Council fined after road worker's near miss

A workman who was almost hit by a car as he painted road markings without protection has triggered a £5,500 fine from the Scottish Road Works Commissioner.
Westcraigs Road in Harthill. Picture: Google Street ViewWestcraigs Road in Harthill. Picture: Google Street View
Westcraigs Road in Harthill. Picture: Google Street View

Dashcam footage showed the vehicle overtaking a van before its driver spotted the man in the middle of the road and passed to his right.

The penalty was imposed on North Lanarkshire Council, which employed the contractor.

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The man was working at the start of a 60mph limit stretch of Westcraigs Road in Harthill last September.

However, no traffic cones or warning signs had been deployed for the works.

The council, who declined to name the firm involved, said the worker had not complied with safety requirements.

Road Works Commissioner Angus Carmichael said: “The performance of North Lanarkshire Council has been monitored as part of my ongoing review scheme. In general, the performance of the council has appeared satisfactory.

“However, recent events have revealed significant failures in terms of safety and co-ordination.

“Road works carried out on behalf of the authority, by contractors, resulted in endangering road workers and the general public.

“These works were not recorded on the Scottish Road Works Register and appropriate traffic management was not in place.

“As the failures are of a very serious nature, compromising both safety of those working for the roads authority and the public, I have decided to impose a penalty of £5,500 to send a clear message to all organisations undertaking road works that poor performance is unacceptable and that all legislation must be followed.”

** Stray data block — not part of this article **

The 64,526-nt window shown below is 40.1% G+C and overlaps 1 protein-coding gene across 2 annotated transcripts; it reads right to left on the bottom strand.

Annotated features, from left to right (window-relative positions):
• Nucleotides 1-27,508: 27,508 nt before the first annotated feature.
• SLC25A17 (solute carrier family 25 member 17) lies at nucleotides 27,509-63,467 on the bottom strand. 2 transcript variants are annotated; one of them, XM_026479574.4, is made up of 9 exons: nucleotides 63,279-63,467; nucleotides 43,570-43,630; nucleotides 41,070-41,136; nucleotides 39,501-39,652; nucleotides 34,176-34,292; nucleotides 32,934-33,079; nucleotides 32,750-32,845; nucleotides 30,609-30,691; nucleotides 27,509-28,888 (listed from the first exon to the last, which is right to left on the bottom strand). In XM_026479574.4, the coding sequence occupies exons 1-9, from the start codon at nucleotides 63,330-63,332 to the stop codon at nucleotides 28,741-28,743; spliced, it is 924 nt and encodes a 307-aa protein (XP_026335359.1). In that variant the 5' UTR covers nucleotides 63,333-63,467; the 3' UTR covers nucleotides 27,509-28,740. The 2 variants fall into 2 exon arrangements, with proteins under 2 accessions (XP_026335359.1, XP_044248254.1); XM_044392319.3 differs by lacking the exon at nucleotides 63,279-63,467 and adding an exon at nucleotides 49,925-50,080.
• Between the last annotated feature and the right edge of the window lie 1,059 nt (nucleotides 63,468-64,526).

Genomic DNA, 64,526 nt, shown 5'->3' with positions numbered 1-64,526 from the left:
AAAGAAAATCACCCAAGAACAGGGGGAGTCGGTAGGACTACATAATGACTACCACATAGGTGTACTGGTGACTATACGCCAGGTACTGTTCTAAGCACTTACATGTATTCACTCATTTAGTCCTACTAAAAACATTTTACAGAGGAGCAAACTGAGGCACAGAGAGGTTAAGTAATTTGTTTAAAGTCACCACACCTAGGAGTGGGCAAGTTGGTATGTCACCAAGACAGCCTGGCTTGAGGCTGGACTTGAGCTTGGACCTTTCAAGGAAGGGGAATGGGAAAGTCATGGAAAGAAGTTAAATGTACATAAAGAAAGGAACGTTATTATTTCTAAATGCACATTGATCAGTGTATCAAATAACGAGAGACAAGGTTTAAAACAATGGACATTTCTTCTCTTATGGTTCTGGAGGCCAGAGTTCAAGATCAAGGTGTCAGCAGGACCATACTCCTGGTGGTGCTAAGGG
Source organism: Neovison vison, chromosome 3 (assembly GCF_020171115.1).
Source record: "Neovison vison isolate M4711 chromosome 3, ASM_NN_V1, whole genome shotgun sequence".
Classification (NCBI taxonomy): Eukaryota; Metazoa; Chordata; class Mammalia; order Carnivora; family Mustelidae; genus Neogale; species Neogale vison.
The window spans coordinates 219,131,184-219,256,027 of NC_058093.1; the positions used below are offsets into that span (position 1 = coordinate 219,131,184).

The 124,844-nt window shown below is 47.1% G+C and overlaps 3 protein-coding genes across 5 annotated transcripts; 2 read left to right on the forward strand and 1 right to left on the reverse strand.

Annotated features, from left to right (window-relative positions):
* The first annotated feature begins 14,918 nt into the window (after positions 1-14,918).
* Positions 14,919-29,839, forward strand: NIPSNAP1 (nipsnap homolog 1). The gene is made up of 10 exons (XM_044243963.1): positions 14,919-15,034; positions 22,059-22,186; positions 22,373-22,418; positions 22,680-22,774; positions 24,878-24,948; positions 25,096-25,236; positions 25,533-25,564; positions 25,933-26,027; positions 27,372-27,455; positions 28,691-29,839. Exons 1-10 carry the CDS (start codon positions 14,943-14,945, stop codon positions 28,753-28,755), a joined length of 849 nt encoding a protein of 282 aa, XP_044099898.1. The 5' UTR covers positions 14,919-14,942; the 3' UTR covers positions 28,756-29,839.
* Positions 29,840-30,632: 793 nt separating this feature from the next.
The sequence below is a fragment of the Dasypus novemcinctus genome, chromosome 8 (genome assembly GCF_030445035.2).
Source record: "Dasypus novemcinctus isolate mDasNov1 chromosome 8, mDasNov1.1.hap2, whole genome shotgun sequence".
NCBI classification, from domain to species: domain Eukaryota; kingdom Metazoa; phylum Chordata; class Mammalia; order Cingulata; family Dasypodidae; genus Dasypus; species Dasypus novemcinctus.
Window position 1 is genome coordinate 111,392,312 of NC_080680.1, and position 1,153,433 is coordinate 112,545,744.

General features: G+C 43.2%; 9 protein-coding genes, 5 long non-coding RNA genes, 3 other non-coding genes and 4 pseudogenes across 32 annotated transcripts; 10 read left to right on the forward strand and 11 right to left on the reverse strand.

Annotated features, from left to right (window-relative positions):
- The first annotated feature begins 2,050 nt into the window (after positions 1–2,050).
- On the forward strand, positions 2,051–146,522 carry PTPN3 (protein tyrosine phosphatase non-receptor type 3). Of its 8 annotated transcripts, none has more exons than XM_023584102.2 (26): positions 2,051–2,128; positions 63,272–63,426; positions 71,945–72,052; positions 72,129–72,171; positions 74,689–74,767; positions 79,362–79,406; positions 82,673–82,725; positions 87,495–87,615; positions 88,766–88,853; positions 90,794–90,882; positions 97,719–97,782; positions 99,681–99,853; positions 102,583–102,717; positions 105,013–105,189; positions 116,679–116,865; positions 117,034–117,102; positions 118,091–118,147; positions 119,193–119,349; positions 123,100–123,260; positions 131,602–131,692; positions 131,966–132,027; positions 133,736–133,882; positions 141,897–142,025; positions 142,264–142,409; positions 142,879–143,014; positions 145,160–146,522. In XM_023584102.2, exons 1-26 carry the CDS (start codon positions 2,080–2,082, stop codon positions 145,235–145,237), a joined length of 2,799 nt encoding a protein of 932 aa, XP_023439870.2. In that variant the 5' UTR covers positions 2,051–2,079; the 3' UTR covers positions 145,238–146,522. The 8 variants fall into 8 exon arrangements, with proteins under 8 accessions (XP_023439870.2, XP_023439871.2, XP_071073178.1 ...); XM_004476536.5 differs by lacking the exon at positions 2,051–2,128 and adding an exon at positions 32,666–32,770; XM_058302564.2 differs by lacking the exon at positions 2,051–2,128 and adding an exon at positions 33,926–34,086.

Mr Carmichael can impose fines of up to £50,000.

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Neil Greig, policy and research director of the IAM RoadSmart motoring group, said: “As corporate fines go, it’s pretty paltry, but the main thing is it sends a clear message to councils that they need to tighten up their safety procedures for road workers.

“That can only be done through management commitment at all levels to ensure what drivers see happening on the ground matches the fine words in the head office policy statements.”

Robert Steenson,the council’s assistant chief executive, said: “We are disappointed an appointed road lining contractor didn’t comply with their obligations for the necessary health and safety at work procedures.

“We are working fully with the commissioner to ensure contractors meet their health and safety requirements.”